That’s the Reason Not the Solution


I have seen this come up a lot in in my lifetime, long before I got into computers and software development. Often times someone will present a problem, and other people will comment or explain the reasons for the problem instead of trying to find a solution.  It reminds me of the phrase “Excuses excuses excuses”, which is one of my pet peeves when someone says that.

 

When I was younger the situation presented itself in a scenario like the following:

Me: I want to go over to Billy’s house.

Mother: You can’t go over to Billy’s house because it is dark and raining outside, so it isn't safe.

 

What my mother said is perfectly valid, either me walking or riding my bike wouldn’t be safe, thus I can’t visit my friend.  But really, those are just reasons for me not to go over to friend’s house.  That doesn't really help me.  A solution to problem might be to get a ride from my mother over to my friend’s house.

 

So how does this manifest itself in software?

 

I was in a meeting a while ago and the conversation when like this:

John: We need to improve the performance of website Foo.

Jim: Well, the website has to authenticate with service Bar.  Then we have to query service Baz.  And finally we have to use algorithm X to compile the data into a presentable form for the user.  And our servers are running program Y in the background while this is happening.

Then a very long discussion about those actions took place, and there was no real outcome.

 

I fall prey to this problem a lot.  I start thinking about the problem but the only thing that comes to mind is the reasons it is happening.  I noticed that more I am about avoid thinking about the reasons, and able to focus on solving the problem, I am able to come up with better and more creative ideas.  One tactic I have noticed helps to accomplish this is to present the problem to someone who doesn’t know anything about the reasons for the problem.  Then try to get them to give you a solution, and you never know, it might be something so obvious you never saw it yourself.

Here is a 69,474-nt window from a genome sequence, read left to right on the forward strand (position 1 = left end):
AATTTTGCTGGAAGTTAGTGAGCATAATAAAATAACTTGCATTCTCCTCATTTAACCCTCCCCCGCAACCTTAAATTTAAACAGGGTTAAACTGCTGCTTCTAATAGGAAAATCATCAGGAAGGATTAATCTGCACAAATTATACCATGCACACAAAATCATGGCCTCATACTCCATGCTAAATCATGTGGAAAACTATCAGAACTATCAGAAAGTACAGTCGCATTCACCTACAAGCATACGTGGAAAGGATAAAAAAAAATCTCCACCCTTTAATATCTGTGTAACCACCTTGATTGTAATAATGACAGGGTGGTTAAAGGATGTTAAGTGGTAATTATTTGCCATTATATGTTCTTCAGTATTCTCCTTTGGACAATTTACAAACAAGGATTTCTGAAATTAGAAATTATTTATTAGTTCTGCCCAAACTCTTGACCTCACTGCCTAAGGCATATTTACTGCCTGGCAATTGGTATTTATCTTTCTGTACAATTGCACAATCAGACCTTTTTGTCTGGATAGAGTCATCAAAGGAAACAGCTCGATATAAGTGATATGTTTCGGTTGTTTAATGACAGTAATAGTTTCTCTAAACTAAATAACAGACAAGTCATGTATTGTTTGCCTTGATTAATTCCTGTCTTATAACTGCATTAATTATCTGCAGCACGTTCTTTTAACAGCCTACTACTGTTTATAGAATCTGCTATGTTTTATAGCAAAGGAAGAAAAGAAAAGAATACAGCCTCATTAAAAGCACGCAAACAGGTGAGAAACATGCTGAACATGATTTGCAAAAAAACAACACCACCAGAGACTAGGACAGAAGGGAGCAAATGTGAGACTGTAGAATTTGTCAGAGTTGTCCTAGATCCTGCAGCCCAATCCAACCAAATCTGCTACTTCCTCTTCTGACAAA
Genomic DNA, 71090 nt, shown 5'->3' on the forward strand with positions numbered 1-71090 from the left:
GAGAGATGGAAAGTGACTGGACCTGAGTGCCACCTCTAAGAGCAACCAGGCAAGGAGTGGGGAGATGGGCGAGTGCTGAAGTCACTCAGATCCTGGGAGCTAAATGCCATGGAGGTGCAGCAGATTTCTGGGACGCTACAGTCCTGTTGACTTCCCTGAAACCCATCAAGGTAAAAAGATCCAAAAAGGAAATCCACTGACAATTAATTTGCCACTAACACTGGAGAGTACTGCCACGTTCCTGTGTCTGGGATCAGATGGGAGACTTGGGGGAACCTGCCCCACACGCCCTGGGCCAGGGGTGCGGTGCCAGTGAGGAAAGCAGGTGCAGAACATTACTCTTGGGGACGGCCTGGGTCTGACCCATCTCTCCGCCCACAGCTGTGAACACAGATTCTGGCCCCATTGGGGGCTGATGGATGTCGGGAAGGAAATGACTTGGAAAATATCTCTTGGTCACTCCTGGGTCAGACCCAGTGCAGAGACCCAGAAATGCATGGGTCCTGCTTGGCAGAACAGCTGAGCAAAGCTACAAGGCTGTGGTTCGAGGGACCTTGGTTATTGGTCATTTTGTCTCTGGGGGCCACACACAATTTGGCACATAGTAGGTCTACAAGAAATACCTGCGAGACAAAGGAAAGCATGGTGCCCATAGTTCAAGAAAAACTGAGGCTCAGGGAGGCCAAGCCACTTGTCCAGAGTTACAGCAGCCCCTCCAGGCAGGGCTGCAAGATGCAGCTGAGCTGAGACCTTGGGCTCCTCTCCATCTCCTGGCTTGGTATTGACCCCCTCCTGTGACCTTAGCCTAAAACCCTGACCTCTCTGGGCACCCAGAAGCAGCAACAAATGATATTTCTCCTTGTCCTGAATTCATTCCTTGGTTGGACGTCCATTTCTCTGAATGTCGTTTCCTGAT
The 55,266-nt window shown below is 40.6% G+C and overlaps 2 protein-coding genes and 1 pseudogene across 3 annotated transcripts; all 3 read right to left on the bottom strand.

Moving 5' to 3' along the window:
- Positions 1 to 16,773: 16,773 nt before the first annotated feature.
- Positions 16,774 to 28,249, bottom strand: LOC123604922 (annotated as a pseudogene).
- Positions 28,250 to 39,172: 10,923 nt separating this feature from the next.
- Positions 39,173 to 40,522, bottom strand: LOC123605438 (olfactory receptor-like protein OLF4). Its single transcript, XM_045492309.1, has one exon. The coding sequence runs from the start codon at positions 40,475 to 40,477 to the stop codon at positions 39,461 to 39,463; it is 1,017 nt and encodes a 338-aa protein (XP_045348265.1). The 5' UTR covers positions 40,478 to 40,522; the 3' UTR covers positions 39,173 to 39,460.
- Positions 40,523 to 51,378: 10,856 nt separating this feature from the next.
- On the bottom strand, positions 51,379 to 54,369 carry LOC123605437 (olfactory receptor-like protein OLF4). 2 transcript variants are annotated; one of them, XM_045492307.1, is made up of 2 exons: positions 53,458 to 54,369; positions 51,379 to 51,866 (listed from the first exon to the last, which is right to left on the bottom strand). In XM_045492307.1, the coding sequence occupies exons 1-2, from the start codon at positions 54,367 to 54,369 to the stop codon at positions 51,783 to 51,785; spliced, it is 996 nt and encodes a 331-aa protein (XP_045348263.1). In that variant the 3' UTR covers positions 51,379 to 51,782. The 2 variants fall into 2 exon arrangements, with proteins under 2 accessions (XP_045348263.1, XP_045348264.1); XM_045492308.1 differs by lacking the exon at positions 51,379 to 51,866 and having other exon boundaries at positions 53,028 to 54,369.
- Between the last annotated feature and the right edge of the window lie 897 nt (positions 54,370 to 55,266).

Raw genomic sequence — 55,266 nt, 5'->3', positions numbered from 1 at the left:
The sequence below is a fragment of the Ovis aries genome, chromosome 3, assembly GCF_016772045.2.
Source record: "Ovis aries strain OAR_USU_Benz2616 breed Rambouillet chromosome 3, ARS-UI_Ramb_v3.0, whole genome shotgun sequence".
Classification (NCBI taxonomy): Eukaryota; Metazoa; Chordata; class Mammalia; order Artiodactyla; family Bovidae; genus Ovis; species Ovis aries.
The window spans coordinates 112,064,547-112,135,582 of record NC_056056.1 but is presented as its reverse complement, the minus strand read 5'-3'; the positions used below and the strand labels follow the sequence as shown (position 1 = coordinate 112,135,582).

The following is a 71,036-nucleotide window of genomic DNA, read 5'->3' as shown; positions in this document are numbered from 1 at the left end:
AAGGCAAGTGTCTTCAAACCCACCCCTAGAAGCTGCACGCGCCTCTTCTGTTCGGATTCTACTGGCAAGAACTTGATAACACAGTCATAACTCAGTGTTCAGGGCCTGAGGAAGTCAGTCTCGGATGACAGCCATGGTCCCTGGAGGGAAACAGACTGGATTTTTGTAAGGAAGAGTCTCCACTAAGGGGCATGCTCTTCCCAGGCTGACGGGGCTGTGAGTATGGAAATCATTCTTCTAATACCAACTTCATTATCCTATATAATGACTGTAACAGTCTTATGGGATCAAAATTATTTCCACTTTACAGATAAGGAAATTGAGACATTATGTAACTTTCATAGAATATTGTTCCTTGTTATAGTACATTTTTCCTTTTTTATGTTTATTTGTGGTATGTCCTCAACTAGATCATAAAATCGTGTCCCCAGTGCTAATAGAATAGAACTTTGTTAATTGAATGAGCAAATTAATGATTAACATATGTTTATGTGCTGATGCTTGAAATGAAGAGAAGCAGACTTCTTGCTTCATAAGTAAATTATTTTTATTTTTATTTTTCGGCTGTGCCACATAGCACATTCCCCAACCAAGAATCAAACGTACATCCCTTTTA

Comments (2)

  1. Dan Lash says:

    While I agree that getting an outside uninformed opinion is an often good last resort, I think it’s better off being just that: a last resort. In order to come up with a good solution to a problem people need to know the reasons the problem could be arising from.

    For example if you say "my sandwich doesn’t taste good" … that’s a prefectly valid problem. You could get uninformed solutions like "use different bread" or "check the expiration date." But if you don’t know that the sandwich is of type ‘grilled cheese’ and that the cook time was ’45 minutes’, you would never come up with correct solution of "cook it for less time."

    Another way you could look at it is problem size. If you present someone with a problem and they cannot come up with an immediate answer, a very effective way to try to solve it is to break it down into smaller problems. In order to break the original problem down, you need to know specific factors that could play into the problem (i.e. the reasons).

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